On central bank rumors and news:
"You've booked every gain
And best not retain
Your bonds, which are certain to lose."
Sometimes you hear something interesting at one of those presentations that investment advisors love to arrange. On Wednesday evening, Dr. Goose was a guest of Marc Leibowitz at Oppenheimer & Co. in Florham Park, New Jersey, and the featured speaker was Matthew Murphy, a global portfolio specialist at Eaton Vance. Unlike the standard investment company approach of managing against benchmarks (such as the S&P 500 or JP Morgan bond indices), Eaton Vance manages expected returns against expected risks, and they are judged on their Sharpe ratios; i.e., the ratio of return to volatility. The most striking manifestation of this approach is a complete disregard of benchmarks and traditional, "prudent man" asset class allocations, in favor of a top-down evaluation of expected risks and returns, with allocations made accordingly.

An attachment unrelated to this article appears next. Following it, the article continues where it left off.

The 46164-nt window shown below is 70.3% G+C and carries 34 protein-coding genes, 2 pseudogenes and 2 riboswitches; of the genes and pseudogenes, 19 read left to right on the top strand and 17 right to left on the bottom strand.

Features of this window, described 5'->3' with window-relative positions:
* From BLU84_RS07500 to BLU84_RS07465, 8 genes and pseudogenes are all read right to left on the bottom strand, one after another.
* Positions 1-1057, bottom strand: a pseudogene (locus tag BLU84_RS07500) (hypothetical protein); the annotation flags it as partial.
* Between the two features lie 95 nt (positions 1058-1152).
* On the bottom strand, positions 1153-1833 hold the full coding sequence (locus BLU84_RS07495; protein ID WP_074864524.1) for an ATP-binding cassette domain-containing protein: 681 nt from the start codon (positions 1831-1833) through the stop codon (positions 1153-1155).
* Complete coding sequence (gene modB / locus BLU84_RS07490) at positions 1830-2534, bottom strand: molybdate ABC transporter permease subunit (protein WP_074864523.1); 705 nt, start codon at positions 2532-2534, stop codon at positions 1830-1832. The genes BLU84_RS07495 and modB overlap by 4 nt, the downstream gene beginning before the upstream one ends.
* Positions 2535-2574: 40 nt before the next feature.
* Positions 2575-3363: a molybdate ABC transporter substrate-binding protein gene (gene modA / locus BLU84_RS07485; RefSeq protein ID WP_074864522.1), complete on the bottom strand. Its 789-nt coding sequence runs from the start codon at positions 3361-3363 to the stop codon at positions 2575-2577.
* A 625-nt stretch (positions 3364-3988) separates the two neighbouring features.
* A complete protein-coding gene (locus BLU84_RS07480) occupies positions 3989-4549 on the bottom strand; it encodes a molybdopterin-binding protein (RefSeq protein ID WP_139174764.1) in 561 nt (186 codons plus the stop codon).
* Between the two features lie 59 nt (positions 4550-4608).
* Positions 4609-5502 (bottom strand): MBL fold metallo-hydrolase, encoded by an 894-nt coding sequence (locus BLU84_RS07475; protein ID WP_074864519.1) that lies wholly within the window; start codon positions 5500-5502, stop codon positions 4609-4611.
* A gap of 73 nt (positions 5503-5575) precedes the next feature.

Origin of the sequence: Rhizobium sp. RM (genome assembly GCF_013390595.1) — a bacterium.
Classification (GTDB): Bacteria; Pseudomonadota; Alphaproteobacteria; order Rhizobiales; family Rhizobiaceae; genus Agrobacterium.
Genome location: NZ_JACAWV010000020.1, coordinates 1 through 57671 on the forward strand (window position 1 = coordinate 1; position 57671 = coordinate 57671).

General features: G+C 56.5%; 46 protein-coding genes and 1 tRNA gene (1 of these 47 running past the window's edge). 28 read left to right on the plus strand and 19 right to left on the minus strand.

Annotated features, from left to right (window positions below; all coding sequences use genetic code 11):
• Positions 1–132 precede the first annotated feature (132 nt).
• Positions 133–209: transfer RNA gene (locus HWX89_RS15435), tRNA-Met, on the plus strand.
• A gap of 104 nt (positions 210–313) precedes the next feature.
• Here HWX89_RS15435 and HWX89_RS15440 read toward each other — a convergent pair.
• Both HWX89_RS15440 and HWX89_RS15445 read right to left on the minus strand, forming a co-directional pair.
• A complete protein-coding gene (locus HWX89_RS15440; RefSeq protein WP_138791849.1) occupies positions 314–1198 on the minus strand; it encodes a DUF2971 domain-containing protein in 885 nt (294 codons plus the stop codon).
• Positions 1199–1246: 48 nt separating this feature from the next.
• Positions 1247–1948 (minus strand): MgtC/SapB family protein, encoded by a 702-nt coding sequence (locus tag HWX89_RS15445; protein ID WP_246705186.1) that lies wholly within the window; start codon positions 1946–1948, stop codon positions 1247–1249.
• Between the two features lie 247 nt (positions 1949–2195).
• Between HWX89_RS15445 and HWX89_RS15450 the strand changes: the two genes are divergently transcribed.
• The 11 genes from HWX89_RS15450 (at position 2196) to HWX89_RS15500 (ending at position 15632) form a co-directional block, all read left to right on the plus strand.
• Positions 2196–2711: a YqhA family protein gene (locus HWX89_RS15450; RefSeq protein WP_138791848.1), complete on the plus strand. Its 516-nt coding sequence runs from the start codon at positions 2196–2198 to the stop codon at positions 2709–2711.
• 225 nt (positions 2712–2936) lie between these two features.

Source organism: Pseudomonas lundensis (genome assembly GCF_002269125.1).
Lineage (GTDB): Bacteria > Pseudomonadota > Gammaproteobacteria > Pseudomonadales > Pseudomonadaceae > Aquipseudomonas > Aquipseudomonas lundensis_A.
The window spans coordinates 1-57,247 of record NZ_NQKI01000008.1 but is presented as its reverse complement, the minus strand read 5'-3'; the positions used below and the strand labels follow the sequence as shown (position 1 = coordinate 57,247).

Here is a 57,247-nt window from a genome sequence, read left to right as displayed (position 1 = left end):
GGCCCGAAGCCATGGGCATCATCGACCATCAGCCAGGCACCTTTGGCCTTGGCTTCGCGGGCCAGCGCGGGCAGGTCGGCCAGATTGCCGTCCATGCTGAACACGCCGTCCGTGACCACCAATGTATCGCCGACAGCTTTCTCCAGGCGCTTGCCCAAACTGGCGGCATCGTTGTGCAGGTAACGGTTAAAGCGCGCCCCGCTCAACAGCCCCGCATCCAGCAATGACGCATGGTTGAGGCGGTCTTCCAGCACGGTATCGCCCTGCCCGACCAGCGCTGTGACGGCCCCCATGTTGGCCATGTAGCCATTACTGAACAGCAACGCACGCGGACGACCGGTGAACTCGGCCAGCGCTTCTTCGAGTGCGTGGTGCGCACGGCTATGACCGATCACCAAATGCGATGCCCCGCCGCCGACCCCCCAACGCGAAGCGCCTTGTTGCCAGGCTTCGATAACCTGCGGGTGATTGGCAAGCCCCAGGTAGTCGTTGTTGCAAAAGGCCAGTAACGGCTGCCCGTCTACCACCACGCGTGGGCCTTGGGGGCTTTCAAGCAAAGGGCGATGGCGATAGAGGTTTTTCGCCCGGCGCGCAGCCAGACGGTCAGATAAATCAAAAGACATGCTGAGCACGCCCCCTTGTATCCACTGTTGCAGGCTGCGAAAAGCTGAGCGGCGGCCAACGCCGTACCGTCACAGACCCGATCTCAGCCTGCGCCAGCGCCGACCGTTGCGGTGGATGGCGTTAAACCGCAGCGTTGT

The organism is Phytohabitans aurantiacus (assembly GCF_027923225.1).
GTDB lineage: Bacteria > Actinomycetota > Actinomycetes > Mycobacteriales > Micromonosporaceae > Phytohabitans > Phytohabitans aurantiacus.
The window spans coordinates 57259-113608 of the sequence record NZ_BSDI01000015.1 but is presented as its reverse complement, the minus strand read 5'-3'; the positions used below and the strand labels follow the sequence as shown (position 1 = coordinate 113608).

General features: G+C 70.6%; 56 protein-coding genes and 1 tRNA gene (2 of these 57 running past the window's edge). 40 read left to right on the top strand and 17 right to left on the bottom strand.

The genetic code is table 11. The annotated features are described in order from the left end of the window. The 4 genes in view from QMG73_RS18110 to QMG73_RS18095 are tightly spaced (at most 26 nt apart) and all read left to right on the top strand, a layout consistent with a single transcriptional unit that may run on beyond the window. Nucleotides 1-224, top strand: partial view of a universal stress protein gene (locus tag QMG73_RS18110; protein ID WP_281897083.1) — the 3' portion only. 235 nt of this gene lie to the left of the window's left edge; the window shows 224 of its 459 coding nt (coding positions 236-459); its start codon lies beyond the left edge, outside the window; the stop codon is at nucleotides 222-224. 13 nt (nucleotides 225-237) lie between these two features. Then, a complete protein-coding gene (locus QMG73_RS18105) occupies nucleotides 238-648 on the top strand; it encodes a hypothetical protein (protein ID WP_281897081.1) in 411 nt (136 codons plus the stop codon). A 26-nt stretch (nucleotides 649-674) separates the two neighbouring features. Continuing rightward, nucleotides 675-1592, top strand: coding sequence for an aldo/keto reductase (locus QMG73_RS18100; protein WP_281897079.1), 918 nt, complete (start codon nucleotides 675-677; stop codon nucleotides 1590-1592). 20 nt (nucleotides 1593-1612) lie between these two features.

This means, for example, that Mr. Murphy's portfolios would not have risk-averse investors, or those who will soon need liquidity, in US Treasuries, because of the imminent expected losses in that asset class. The Fed's zero interest rate policies have pushed their yields down and their prices up as far as they will go, so the expected distribution of returns is asymmetric, with almost no upside but a large downside, as the Fed eventually reverses its quantitative easing programs and raises rates again.
So where is Eaton Vance bullish? Mr. Murphy extolled the economies and, by extension, the currencies and government bonds, of Serbia, Sri Lanka and Uruguay. In all three countries, the firm takes note of dramatic, fundamental improvements to economies that had been held back by civil or political strife, and where foreign investment is expected to increase, boosting the respective values of the dinar, rupee and peso. In the meantime, rates on their short-term government debt are in the 9% range, offering some cushion against the risk of loss. It's an interestingly contrarian perspective on markets that most people would consider too risky to touch. In the meantime, be careful with those T-notes!
Disclosure: Dr. Goose is not invested in any of the aforementioned assets, including the Eaton Vance Global Macro Absolute Return Advantage Fund; treasury bills of Sri Lanka, Uruguay or Serbia; or tea leaves, beef processing or trans-Balkan toll roads.